Wazee Supper Club – a historic feel, a modern menu.

wazee supper club menu I receive an invite to check out the new cocktail menu at the Wazee Supper Club. Summer is coming and a new cocktail menu has been rolled out to welcome it. Last week I was invited in to try out the new menu and a few of the cocktails (and, let’s face it, the beers) and left pleasantly surprised.

As a rule, I avoid LoDo. This rule harbors deep in my younger drinking days when the idea of paying a cover to get into a place to drink something mercilessly overpriced was beyond me. When the girls were a little to insane and, at the end of the night, I’d much rather be in my junk one-bedroom apartment playing Xbox. Sort of like the idea of “if there is that many people in one place, it can’t be that great.” Like that, but with drinking and peers I couldn’t relate to.

We grow up. Things change. We adjust our rules and change our standards. Now I don’t mind too much venturing south of 20th street on a weeknight, just like how Wazee Supper Club has done a bit of  an overhaul on what they’ve been up to. My previous visits to Wazee, while favorable, left a much darker impression. One night was for a book club where we were discussing Chabon’s Wonder Boys – a story, on the surface, that was the wildly narcissistic ramblings of a writer who could never seem to get to a point. Also, his wife left him. The book group gathered around one of the larger tables in the loft and we were all cozy and comfortable so long as no one had to get up for any reason.

wazee supper club cocktails

Grass. Yes, just “Grass”

So that’s what Wazee was. What it is now is recognizable, but very different. They’ve moved the kitchen around, opening up their bar for more seating and a wider selection of Colorado craft everything. The loft is smaller, but present. And, most importantly, the dumb waiter is on full display. And as much as I would rush to make a joke about the name of it, I was all but hypnotized for the evening watching full glasses of beer and elaborate cocktails elevate to the loft, only to be replaced by their spent comrades for a trip back down to the bar.

Seriously, could have watched it all night. I can only imagine what my reaction would have been had we ordered the Absinthe (yes, should be mentioned, they’ve got Absinthe on the menu).

The menu matches the kind of crowd you’d expect to see at an establishment that is equidistant-ish from both the Pepsi center and Coors Field. One way or another, you’re looking for the kind of food that can sustain – whether you about to sit in a stadium seat for several hours or if you are going to remain perched on a bar stool over a pitcher of beer, the menu sustains.

We ordered the perogis as an appetizer. Fried potatoes and cheese served up with a green onion sour cream dip – just one of the many well prepared variations that were a step above your typical fried-bar-foods: mozzarella cheese sticks, rosemary-parmesan  fries, meatball sliders. The dinner menu sticks to the classic Italian-esque fare: “Legendary” pizzas of every variety and an unusual stromboli – not made with the usual heavy-as-hell marinara and mozzarella cheese, but with feta, artichokes, olives, tomato and onions and served with a side of hummus. Very filling, but not bloat-inducing, and a welcome departure from the usual bar-room fare.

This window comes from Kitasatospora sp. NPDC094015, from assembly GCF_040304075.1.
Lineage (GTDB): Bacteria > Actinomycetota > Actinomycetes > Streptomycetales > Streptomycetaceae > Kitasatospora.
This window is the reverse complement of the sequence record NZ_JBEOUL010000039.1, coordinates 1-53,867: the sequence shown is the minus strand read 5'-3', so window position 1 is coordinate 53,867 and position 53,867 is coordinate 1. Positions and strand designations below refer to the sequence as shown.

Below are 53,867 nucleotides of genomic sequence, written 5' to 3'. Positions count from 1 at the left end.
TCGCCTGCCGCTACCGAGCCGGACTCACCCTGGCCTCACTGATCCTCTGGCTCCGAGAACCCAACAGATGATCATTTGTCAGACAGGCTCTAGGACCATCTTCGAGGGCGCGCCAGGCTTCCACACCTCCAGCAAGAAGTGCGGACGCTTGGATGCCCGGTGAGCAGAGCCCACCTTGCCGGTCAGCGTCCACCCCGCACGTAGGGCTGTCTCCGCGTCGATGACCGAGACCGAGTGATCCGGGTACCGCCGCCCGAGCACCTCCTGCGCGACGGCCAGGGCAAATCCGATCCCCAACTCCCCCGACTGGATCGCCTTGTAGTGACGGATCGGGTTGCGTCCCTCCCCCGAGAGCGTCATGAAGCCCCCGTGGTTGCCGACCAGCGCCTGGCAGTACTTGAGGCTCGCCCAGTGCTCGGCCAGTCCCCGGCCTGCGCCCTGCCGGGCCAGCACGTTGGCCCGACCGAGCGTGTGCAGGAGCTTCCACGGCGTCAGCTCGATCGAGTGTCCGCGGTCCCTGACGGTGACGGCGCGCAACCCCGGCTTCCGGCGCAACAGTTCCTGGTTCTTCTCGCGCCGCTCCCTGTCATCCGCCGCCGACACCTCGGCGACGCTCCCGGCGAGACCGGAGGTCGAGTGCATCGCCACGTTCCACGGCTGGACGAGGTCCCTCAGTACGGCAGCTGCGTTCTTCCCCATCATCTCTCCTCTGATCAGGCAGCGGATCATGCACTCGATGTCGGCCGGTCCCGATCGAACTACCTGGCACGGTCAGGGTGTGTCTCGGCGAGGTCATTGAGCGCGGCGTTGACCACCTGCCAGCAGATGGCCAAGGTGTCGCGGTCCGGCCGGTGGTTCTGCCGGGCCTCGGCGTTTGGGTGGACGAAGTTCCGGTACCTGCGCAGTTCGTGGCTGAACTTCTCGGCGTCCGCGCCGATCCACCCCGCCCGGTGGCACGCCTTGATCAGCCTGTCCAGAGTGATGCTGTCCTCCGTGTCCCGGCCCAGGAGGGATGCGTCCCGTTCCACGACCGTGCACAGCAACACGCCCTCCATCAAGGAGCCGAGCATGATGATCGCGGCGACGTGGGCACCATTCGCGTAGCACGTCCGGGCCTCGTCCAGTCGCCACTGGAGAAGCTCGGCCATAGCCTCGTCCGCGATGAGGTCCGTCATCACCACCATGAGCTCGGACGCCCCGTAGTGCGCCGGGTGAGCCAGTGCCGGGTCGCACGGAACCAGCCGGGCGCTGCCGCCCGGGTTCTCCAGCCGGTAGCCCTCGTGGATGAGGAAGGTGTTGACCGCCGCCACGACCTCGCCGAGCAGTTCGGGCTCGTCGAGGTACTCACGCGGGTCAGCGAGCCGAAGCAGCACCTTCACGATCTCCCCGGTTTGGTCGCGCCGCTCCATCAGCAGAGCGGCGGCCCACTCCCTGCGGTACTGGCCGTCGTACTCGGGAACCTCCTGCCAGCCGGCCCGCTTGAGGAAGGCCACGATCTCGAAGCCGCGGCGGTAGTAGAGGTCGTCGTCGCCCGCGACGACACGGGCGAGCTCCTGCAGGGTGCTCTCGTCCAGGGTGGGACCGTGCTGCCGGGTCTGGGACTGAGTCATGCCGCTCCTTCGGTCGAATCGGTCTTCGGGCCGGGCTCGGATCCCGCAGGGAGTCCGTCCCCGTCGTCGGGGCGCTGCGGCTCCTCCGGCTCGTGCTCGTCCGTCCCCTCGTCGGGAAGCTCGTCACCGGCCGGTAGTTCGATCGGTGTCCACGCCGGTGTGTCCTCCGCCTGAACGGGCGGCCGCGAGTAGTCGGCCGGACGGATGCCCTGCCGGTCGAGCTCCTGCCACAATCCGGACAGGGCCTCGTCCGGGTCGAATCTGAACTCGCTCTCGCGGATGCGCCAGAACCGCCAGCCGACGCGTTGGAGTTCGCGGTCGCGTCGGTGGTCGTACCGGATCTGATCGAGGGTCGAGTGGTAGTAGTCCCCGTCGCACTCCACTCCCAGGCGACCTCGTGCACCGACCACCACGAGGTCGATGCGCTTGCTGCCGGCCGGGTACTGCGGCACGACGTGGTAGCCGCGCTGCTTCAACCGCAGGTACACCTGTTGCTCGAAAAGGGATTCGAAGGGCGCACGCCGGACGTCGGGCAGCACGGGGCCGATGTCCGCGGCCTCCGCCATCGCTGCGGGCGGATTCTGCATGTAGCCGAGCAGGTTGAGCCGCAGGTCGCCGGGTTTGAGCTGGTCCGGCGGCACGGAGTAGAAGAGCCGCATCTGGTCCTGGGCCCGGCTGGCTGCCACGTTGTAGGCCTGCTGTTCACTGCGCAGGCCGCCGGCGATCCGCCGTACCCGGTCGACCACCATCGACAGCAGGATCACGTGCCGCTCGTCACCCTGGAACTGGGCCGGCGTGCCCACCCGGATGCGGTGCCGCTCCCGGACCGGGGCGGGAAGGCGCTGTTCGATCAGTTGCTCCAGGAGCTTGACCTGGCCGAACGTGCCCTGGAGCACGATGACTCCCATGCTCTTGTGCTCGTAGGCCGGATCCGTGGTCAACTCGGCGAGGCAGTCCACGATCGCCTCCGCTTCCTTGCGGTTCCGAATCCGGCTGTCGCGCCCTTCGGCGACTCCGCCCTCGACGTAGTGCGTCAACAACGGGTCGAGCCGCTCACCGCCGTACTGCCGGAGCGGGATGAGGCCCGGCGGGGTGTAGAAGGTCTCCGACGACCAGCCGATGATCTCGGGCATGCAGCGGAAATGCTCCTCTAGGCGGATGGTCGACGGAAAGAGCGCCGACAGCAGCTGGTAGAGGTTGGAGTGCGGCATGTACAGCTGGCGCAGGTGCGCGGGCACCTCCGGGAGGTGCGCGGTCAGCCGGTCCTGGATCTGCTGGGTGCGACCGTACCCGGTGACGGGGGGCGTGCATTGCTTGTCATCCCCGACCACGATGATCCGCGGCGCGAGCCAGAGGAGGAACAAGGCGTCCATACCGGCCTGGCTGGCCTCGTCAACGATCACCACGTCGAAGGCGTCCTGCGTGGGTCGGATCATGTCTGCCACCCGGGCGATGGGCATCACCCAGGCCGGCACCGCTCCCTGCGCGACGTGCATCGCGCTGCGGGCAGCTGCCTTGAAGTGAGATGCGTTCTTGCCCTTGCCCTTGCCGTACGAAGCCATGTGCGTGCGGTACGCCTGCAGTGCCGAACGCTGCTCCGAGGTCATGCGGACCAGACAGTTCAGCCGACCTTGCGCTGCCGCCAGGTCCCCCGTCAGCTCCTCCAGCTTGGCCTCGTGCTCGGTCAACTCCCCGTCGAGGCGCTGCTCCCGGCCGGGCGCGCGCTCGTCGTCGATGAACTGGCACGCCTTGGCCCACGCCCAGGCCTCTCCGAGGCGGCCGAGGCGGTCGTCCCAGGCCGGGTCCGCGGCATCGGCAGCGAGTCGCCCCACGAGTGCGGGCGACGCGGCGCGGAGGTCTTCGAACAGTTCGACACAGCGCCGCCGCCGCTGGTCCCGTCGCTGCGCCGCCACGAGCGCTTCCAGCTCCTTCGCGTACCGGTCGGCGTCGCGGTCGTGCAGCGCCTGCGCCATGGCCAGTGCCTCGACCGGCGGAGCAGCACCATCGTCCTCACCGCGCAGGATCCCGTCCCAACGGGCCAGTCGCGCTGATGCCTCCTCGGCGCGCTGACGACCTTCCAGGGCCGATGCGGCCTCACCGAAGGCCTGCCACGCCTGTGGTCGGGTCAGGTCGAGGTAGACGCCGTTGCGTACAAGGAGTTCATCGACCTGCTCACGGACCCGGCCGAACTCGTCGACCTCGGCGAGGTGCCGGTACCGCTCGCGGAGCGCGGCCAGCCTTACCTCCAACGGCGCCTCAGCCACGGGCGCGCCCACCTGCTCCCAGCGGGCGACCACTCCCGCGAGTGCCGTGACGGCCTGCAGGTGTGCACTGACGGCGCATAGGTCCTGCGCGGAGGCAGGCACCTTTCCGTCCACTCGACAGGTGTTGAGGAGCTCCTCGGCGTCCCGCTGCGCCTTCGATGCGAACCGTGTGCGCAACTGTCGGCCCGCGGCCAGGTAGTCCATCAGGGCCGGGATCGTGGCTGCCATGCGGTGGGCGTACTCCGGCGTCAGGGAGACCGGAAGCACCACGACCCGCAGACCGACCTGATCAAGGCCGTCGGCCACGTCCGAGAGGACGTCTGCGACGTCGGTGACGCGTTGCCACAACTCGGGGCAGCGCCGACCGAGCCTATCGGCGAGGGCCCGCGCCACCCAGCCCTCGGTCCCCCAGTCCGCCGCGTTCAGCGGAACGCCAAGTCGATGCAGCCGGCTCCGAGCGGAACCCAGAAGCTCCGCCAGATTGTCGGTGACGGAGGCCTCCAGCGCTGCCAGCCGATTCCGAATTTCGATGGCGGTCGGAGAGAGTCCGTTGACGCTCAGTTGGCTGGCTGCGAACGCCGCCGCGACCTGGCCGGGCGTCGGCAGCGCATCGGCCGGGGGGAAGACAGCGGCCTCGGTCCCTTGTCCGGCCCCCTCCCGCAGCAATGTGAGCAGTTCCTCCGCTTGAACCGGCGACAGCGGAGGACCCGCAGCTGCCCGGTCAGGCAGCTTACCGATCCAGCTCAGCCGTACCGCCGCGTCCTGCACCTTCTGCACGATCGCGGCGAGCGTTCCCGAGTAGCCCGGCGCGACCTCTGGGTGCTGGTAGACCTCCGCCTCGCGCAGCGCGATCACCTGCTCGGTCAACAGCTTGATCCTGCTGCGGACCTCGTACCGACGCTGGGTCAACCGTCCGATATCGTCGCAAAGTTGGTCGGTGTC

Legen....wait for it...

Legen….wait for it…

The cocktails. The drinks. Yet another well-thought investment that makes this place more unique than another restaurant-bar in Denver’s red-brick district. The most notable selection on the menu comes in a tiki glass with a properly adorned (read: topless) mermaid on the side of it. Better yet, it’s on the menu as the “Wazee Pain Killer”, and it’s full of rum. Also enjoyed: the Sazarac made with Wild Turkey and a cocktail called “Grass” featuring Breckenridge’s Agave Wheat and Bison-Grass Vodka.

As for the beers (and who would I be had I not talked of the beer?) the menu features several carefully thought-out flights of 4 oz tasters – all from their taps which change to match the seasons. We were met with quite a few saisons, IPAs, Pales and Wits. Yet the porters and stouts weren’t neglected. As we flip over into the summer I imagine lighter lagers will be present, and the heavier, darker beers will return in the fall.

If you’ve been to Wazee’s before and haven’t been impressed for whatever reason, give it another shot. It’s worth it. Even if the only thing you get out of it is the dumb waiter .

Wallpaper in the men's room. Worth the trip.

Wallpaper in the men’s room. Worth the trip.

About David Pennington

Denver based writer and editor. Managing Editor of Denver Off The Wagon. Usually up to some kind of delinquency. Photos of dogs, beer, and gnarly knee scars over at http://bendandbrew.com